First there were smart phones, then came fridges, TVs… even watches. So do we need everything to be web-connected? Would a smart world really make our lives easier or is it just technology for technology’s sake?
I’ve always been interested in the development of words, and enjoy hearing about new additions to the Oxford English Dictionary.
Before too long we’ll be reading about the word ‘smart’ gaining an extra definition when used as a prefix to products such as TVs, phones and alarm clocks.
The term ‘smartphone’ was first coined in 1997 by Ericsson, when the GS88 handset was released, although the IBM Simon from 1992 could have been labelled smart with its email client and ability to receive faxes.
Smartphones these days are commonplace, and according to a recent Olswang report, 22% of the UK population owned one in March this year.
What makes a product smart?
The term smartphone initially described a mobile phone that was able to do a bit more than simply make calls and send texts, but these days smartphones have speedy web-connectivity, capacitive touchscreens, high-spec cameras and the ability to download third party applications.
And while Smart TVs don’t have all these features (would users want a TV to take photos?) the web-connectivity and app-based features are there.
Smart TV is a growing trend, and the available features have genuine consumer benefits that go beyond the gimmicky nature of 3D TV. The big TV brands are all bringing out smart TVs with a host of features including on-demand video services such as iPlayer, Skype video calling and multi-player gaming – however not all have adopted the ‘smart’ moniker yet.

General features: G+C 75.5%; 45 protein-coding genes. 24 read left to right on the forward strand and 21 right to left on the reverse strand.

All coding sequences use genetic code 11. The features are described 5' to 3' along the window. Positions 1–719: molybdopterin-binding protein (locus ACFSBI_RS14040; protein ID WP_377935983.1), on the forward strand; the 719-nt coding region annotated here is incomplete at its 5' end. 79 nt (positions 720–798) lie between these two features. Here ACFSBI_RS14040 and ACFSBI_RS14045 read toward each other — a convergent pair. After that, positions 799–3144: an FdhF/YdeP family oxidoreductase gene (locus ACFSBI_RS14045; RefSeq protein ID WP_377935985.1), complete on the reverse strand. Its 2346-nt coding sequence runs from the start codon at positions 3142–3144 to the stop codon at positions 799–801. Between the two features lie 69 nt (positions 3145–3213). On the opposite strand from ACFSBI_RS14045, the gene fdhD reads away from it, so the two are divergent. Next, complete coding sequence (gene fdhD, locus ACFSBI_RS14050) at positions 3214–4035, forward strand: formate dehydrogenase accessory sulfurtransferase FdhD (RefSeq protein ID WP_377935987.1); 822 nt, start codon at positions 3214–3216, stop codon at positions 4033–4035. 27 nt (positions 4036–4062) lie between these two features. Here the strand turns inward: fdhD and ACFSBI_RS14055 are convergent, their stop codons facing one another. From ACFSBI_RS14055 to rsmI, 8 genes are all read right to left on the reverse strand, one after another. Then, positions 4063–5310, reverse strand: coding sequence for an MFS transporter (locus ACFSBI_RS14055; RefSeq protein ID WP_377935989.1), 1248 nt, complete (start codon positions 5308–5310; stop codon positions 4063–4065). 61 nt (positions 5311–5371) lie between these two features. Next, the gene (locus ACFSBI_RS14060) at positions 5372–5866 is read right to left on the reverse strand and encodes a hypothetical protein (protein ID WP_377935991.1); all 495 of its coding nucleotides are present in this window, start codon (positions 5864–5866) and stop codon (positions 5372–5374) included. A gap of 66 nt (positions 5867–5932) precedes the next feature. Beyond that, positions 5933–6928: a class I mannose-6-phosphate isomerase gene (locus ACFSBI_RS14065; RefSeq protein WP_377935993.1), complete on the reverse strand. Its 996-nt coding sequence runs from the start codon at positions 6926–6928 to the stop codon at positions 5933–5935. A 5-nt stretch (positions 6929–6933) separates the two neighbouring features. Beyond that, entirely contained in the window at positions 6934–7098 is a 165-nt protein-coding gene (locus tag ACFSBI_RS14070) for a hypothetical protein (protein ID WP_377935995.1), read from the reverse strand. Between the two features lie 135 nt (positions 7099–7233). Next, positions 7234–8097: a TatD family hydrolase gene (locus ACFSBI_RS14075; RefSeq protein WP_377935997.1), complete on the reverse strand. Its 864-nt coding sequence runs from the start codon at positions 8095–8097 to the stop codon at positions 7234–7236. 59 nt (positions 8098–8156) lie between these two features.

Until last year, Samsung’s web TV service was called @internetTV, while Panasonic’s was branded Viera Cast. It was only recently that LG and Samsung both started to use the term Smart TV, and now that stores such as Currys are using it too, it’ll be just a matter of time before we all are.
Is it dumb to live in a smart world?
I’d like to see smart watches. LG and BlackBerry have launched watches that double as phones in the past, and they didn’t exactly catch on, but what I’d like is a watch that allows me to keep up-to-date with news headlines on topics I follow, and live sports results of the teams I support.
And I don’t want it to stop at watches. I’d also welcome a smart alarm clock that knows my work schedule and factors in live traffic and transport issues before it wakes me up. And, perhaps a step too far for some, but imagine smart glasses that could display additional information from the web, on request, about where you are and what you’re looking at.
Already we’re beginning to see more smart fridges. I scoffed at these initially, and I still don’t think I’m ready to let the fridge do my grocery shopping, but I can see the benefit when it comes to recipes. I regularly use online recipes and would rather refer to a splashproof screen on my fridge door than spill custard on my laptop.
So my question is: do we need everything we own, such as our phones, cars and alarm clocks to be web-connected and communicating with each other? You must at least be with me on the smart alarm clock? Everybody would welcome the occasional five minutes longer in bed each morning.